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"Barbie." Fashion, Costume, and Culture: Clothing, Headwear, Body Decorations, and Footwear through the Ages. . Encyclopedia.com. 20 Sep. 2017 <http://www.encyclopedia.com>.

"Barbie." Fashion, Costume, and Culture: Clothing, Headwear, Body Decorations, and Footwear through the Ages. . Encyclopedia.com. (September 20, 2017). http://www.encyclopedia.com/fashion/encyclopedias-almanacs-transcripts-and-maps/barbie

"Barbie." Fashion, Costume, and Culture: Clothing, Headwear, Body Decorations, and Footwear through the Ages. . Retrieved September 20, 2017 from Encyclopedia.com: http://www.encyclopedia.com/fashion/encyclopedias-almanacs-transcripts-and-maps/barbie

Barbie Doll

BARBIE DOLL

BARBIE DOLL. Perhaps the most famous name in doll-making history, Barbie has delighted children since 1959, and has become a magnet for doll collectors. The brainchild of Ruth and Elliot Handler, Barbie was modeled after a German doll, Lilli, a shapely, pretty fashion doll first made in 1955. Made of molded plastic with her hair pulled back into a ponytail, she was available in either 11.5-inch or 7-inch heights.

The idea for Barbie originated when Ruth Handler, part owner of the Mattel company with her husband Elliot and family friend Harold Mattson, noticed that her daughter, Barbara, enjoyed playing with adult female dolls more than with baby dolls. She decided, therefore, to create a doll that would allow young girls to envision what they might become as they grew older.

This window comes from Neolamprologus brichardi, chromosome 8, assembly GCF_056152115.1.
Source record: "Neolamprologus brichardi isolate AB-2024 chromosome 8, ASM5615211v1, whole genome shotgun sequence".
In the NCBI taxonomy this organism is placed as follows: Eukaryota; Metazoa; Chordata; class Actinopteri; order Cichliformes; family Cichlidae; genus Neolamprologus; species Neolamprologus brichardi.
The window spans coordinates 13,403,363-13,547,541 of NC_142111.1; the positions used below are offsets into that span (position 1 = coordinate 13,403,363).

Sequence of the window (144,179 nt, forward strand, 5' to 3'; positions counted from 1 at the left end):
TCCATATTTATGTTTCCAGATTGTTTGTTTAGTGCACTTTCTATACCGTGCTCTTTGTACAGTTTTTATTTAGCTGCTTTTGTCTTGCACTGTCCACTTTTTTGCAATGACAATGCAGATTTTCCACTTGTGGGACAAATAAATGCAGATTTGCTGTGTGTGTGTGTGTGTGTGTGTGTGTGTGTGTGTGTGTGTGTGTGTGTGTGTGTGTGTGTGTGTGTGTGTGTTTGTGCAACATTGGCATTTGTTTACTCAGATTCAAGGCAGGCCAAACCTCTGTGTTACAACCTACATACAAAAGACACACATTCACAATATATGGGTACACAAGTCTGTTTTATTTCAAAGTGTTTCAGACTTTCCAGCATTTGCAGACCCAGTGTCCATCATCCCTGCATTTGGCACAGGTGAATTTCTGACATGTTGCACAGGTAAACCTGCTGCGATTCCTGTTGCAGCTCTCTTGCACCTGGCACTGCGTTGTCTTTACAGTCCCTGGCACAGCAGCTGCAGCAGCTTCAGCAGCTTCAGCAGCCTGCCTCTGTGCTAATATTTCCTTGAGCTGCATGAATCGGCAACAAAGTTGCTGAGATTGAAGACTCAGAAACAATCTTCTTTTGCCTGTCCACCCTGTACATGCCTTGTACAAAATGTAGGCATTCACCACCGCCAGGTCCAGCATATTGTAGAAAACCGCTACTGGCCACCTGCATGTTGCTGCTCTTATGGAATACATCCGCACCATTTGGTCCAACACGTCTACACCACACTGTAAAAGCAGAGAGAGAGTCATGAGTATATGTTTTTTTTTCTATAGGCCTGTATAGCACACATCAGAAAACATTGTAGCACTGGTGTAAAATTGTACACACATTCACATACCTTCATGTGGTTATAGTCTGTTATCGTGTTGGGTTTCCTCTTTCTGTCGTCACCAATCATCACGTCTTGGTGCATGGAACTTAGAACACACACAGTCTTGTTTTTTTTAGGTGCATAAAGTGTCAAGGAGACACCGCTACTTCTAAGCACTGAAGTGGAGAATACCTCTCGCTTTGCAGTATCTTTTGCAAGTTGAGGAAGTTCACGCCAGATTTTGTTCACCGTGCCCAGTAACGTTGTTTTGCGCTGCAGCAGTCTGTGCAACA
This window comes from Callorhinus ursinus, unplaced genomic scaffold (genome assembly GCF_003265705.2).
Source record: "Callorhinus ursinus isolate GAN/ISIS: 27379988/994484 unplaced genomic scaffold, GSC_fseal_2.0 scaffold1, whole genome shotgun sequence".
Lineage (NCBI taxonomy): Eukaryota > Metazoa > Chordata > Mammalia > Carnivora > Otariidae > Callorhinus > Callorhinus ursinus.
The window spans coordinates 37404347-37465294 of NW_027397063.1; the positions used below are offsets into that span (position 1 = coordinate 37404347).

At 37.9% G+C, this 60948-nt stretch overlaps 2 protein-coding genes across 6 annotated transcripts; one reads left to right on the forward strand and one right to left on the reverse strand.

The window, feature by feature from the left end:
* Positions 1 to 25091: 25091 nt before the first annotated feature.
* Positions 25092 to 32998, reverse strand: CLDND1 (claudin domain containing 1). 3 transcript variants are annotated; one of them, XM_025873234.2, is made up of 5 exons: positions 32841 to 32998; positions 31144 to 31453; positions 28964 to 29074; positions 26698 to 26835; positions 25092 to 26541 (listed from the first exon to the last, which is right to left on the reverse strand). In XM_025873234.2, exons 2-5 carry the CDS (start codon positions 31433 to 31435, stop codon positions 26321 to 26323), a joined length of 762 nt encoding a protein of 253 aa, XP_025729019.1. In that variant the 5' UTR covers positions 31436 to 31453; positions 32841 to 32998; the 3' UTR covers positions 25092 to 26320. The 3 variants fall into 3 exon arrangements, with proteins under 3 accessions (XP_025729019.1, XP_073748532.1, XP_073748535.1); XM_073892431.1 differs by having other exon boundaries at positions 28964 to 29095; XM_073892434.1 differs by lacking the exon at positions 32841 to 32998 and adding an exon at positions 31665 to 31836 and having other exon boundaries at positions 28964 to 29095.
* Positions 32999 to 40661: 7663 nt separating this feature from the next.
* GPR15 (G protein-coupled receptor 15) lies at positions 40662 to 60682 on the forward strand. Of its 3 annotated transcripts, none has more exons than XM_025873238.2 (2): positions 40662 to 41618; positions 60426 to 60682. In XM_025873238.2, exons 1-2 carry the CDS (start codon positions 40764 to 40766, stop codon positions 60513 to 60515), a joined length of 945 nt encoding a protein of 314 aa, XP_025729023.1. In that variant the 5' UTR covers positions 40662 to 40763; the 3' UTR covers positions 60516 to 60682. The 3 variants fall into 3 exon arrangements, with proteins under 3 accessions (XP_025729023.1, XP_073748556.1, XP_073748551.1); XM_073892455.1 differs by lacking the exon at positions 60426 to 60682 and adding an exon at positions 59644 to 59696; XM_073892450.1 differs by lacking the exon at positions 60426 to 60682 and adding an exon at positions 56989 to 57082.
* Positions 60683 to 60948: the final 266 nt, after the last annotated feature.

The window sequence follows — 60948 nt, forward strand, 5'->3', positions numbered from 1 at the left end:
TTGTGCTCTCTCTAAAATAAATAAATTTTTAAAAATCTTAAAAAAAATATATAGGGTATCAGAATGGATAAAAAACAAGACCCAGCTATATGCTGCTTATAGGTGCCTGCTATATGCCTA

Her creation, named in honor of daughter Barbara and backed by Mattel, debuted at the American Toy Fair in New York City in 1959. Although Mattel had been hesitant to risk producing the Barbie doll, Barbie set a new sales record for Mattel after the first year on the market. At a cost of three dollars each, Mattel sold 351,000 dolls during the first year of production, and within ten years, the public had purchased $500 million worth of Barbie products.

The first Barbie featured a ponytail hairstyle, black and white zebra-striped bathing suit, open-toed shoes, sunglasses, and earrings, and also featured various accessories and clothing styles created by the fashion designer Charlotte Johnson. Over the years, Barbie has been joined by family and friends, beginning with boyfriend Ken, named after the Handler's son, Kenneth, in 1961; sister Skipper in 1965; and Becky, Barbie's friend, in a wheelchair, in 1997.

Over the years, Barbie has undergone various cosmetic alterations, including a change to reflect criticism that Barbie reinforced sexism by representing a young woman with questionable intelligence and a sculpted physique. Over the years, Barbie has appeared as a doctor, UNICEF volunteer, athlete, and businesswoman, and has enjoyed universal appeal as a collector's item.

BIBLIOGRAPHY

Melillo, Marcie. The Ultimate Barbie Doll Book. Iola, Wis.: Krause Publications, 1996.

Valenti, Keni. Barbie Dolls. Philadelphia: Running Press, 1999.

JenniferHarrison

See alsoToys and Games .

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Barbie doll

Barbie doll trademark name for a doll representing a conventionally attractive and fashionably dressed young woman, used allusively for a woman who is attractive in a glossily artificial way, but who is considered to lack sense and character.

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"Barbie doll." The Oxford Dictionary of Phrase and Fable. . Encyclopedia.com. 20 Sep. 2017 <http://www.encyclopedia.com>.